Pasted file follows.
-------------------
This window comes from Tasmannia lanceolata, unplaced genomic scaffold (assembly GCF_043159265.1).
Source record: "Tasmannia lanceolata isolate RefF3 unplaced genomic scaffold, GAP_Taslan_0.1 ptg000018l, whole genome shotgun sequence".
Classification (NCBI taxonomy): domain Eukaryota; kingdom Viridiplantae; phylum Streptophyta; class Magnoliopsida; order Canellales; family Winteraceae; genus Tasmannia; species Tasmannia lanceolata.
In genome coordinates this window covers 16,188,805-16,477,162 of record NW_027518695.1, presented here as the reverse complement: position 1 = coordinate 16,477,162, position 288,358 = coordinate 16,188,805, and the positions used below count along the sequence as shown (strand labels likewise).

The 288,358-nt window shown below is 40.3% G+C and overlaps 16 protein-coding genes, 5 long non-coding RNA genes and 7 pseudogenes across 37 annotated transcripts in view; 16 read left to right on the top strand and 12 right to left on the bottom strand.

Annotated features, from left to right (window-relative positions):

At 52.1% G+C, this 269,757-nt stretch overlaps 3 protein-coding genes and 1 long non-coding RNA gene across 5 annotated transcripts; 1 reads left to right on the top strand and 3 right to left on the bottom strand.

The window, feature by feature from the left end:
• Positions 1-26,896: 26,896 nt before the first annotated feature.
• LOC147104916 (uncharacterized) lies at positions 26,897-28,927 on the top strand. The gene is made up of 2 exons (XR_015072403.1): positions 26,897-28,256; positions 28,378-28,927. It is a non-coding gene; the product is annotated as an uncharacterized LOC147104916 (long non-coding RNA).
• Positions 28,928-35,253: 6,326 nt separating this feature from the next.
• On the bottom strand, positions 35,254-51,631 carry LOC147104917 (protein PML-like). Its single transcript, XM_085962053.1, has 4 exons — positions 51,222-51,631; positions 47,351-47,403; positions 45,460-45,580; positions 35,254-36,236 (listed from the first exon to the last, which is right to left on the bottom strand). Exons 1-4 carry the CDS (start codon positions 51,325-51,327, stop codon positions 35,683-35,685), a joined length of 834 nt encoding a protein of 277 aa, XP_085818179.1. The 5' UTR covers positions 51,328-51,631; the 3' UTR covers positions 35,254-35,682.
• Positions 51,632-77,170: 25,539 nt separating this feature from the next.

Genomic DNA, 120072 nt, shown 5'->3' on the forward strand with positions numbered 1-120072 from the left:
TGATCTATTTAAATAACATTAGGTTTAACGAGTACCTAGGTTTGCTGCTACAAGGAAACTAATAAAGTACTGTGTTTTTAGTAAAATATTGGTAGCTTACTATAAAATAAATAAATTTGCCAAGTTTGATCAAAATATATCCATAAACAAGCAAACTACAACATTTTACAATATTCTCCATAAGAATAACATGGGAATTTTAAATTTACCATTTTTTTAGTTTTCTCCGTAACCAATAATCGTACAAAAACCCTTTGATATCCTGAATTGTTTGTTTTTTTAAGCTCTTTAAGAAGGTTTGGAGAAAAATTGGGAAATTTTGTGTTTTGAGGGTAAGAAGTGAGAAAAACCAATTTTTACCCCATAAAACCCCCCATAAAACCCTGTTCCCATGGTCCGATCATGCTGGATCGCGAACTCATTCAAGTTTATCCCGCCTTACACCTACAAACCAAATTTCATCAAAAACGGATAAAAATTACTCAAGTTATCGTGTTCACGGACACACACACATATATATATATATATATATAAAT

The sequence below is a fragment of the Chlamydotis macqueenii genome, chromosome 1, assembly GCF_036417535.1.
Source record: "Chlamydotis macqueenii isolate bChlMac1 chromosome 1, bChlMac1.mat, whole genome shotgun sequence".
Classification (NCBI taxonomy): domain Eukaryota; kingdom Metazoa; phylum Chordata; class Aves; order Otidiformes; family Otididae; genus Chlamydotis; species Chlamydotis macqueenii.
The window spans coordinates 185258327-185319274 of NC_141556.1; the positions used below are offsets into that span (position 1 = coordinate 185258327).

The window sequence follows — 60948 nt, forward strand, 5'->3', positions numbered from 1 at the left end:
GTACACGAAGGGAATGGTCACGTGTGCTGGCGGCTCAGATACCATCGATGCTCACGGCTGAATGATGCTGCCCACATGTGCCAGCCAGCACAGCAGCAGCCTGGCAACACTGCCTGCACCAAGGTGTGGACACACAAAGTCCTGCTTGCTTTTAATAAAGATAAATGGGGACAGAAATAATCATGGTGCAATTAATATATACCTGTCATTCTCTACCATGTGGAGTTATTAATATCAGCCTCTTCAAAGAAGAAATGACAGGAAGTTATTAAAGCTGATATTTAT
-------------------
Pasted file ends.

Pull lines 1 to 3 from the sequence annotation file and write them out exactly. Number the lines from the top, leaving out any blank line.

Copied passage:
This window comes from Tasmannia lanceolata, unplaced genomic scaffold (assembly GCF_043159265.1).
Source record: "Tasmannia lanceolata isolate RefF3 unplaced genomic scaffold, GAP_Taslan_0.1 ptg000018l, whole genome shotgun sequence".
Classification (NCBI taxonomy): domain Eukaryota; kingdom Viridiplantae; phylum Streptophyta; class Magnoliopsida; order Canellales; family Winteraceae; genus Tasmannia; species Tasmannia lanceolata.